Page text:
To too many Americans, our soldiers are totems.  We worship them.  We use them to make ourselves feel better.  We can stand next to the lowest Army private and be his or her friend and be better because we are associated with a soldier.

To hear people tell it, the late James Ayube died for our sins.  I attended the dedication ceremony that named the bypass road for him, and I was dismayed about how my state rep, John Keenan, and my mayor Driscoll, just waved away the facts of Ayube’s death as if they were just a force of Nature.  I am left thinking that ceremony was not so much for Ayube’s family but for ourselves.

I don’t expect a ceremony like that to be a discourse on our foreign policies, but we, the people, are responsible for the well-being, the safety and most importantly the prudent use of our forces, with our  young people that we have asked to fight for us on our behalf.

We can’t take his death for granted, nor romanticize it, nor sentimentalize it.  But I’ve given up on our politicians realizing that because they of all people benefit the most from standing next to a soldier.

Getting back to my point, I’ve heard from a lot of people over the past few years, and not a few of my Facebook friends, who love the idea of a military government, even though it’s against our Constitution.

The military will just make things work!  In a military government, Lloyd can have me sent away for treason.  The Army can kill all them liberals!  Shoot illegal aliens all day, all night, with dogs and choppers and night vision, everywhere!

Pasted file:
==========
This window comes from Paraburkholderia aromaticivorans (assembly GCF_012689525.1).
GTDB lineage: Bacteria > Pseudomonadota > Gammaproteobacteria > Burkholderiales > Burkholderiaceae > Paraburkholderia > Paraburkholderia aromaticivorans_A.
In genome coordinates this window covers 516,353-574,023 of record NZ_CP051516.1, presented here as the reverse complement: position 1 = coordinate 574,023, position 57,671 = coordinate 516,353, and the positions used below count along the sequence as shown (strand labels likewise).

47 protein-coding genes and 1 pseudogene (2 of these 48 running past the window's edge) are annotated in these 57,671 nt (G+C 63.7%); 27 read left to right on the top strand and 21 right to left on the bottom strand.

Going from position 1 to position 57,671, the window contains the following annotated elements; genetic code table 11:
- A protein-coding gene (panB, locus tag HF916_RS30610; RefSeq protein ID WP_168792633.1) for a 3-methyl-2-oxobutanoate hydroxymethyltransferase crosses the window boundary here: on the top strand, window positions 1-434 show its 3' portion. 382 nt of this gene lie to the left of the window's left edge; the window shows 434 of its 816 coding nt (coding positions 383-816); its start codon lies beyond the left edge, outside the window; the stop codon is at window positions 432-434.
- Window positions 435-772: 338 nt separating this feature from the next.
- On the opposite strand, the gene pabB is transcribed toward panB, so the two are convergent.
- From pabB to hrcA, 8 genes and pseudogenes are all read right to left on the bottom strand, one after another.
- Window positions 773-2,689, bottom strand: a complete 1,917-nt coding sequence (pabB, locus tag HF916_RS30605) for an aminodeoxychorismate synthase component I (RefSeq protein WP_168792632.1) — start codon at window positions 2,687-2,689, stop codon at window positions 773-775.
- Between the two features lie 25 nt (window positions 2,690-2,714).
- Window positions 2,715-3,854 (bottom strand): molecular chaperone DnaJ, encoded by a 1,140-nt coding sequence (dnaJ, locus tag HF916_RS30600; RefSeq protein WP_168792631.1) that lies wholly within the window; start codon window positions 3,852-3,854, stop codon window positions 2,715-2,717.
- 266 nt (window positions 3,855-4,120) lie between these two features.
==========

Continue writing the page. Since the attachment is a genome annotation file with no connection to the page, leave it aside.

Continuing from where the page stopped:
I have to think if I am going to toady up to my councilor just because he served, I am helping to insure that the military takeover that we have always criticized other nations for doing, that could never happen because we loved Freedom more than anyone else, will easily happen right here at home.  To hear some tell it, we’re well on our way to welcoming our new Army overlords.

I won’t do it.

Mike can show up at my door anytime and give me General Patton’s method of discipline.  I understand it.  I’ll take it.

But I won’t kiss his ass just because he served and I didn’t.

June 8th, 2011

Four Years Blogging

Pauline and Monique, age 2, 1981

As is my tradition, I pay tribute to my late Mom and mark the anniversary of my blog.  As is also my tradition, I am tardy with it.  By at least two weeks!

Before I explain the picture, I want to give my belated welcome to Keep It Klassy, Salem, a relatively new blog that has been around for several years.  I don’t agree with the blogger on many things but I am delighted that someone is following Salem politics after the demise of the old Salem Politics blog.  His blog is in my blogroll now, as is the new Salem Patch, which has flashes of excellence and could be the future of news media on the North Shore, at least if AOL lets it.